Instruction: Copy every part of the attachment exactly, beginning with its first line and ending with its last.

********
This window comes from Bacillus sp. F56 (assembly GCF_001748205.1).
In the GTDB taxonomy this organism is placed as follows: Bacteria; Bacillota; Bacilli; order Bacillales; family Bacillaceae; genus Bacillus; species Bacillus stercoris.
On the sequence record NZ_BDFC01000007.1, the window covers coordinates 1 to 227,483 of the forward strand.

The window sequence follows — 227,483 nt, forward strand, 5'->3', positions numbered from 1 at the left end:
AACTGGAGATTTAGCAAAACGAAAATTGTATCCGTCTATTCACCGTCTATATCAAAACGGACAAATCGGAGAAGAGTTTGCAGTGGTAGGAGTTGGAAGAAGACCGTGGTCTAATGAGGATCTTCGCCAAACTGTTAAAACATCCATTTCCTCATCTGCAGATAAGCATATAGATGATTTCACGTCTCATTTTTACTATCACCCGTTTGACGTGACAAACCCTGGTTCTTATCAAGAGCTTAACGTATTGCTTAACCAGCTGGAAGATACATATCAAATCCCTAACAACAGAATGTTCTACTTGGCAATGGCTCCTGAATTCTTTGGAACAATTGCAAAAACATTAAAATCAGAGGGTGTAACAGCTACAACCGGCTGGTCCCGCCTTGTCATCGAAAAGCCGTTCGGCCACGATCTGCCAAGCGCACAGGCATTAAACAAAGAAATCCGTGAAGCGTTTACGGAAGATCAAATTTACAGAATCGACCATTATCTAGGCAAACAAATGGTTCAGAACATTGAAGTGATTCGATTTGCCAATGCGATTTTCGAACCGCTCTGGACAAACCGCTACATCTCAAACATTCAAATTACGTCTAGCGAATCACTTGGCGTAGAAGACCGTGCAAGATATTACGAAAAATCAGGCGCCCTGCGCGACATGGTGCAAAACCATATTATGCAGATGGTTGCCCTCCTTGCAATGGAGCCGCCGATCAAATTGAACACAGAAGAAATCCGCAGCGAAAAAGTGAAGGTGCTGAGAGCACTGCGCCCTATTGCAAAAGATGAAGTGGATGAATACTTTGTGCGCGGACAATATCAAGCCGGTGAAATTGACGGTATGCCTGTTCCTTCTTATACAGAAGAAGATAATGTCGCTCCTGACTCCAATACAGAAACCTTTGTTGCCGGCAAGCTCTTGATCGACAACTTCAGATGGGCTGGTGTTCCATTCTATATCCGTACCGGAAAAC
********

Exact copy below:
This window comes from Bacillus sp. F56 (assembly GCF_001748205.1).
In the GTDB taxonomy this organism is placed as follows: Bacteria; Bacillota; Bacilli; order Bacillales; family Bacillaceae; genus Bacillus; species Bacillus stercoris.
On the sequence record NZ_BDFC01000007.1, the window covers coordinates 1 to 227,483 of the forward strand.

The window sequence follows — 227,483 nt, forward strand, 5'->3', positions numbered from 1 at the left end:
AACTGGAGATTTAGCAAAACGAAAATTGTATCCGTCTATTCACCGTCTATATCAAAACGGACAAATCGGAGAAGAGTTTGCAGTGGTAGGAGTTGGAAGAAGACCGTGGTCTAATGAGGATCTTCGCCAAACTGTTAAAACATCCATTTCCTCATCTGCAGATAAGCATATAGATGATTTCACGTCTCATTTTTACTATCACCCGTTTGACGTGACAAACCCTGGTTCTTATCAAGAGCTTAACGTATTGCTTAACCAGCTGGAAGATACATATCAAATCCCTAACAACAGAATGTTCTACTTGGCAATGGCTCCTGAATTCTTTGGAACAATTGCAAAAACATTAAAATCAGAGGGTGTAACAGCTACAACCGGCTGGTCCCGCCTTGTCATCGAAAAGCCGTTCGGCCACGATCTGCCAAGCGCACAGGCATTAAACAAAGAAATCCGTGAAGCGTTTACGGAAGATCAAATTTACAGAATCGACCATTATCTAGGCAAACAAATGGTTCAGAACATTGAAGTGATTCGATTTGCCAATGCGATTTTCGAACCGCTCTGGACAAACCGCTACATCTCAAACATTCAAATTACGTCTAGCGAATCACTTGGCGTAGAAGACCGTGCAAGATATTACGAAAAATCAGGCGCCCTGCGCGACATGGTGCAAAACCATATTATGCAGATGGTTGCCCTCCTTGCAATGGAGCCGCCGATCAAATTGAACACAGAAGAAATCCGCAGCGAAAAAGTGAAGGTGCTGAGAGCACTGCGCCCTATTGCAAAAGATGAAGTGGATGAATACTTTGTGCGCGGACAATATCAAGCCGGTGAAATTGACGGTATGCCTGTTCCTTCTTATACAGAAGAAGATAATGTCGCTCCTGACTCCAATACAGAAACCTTTGTTGCCGGCAAGCTCTTGATCGACAACTTCAGATGGGCTGGTGTTCCATTCTATATCCGTACCGGAAAAC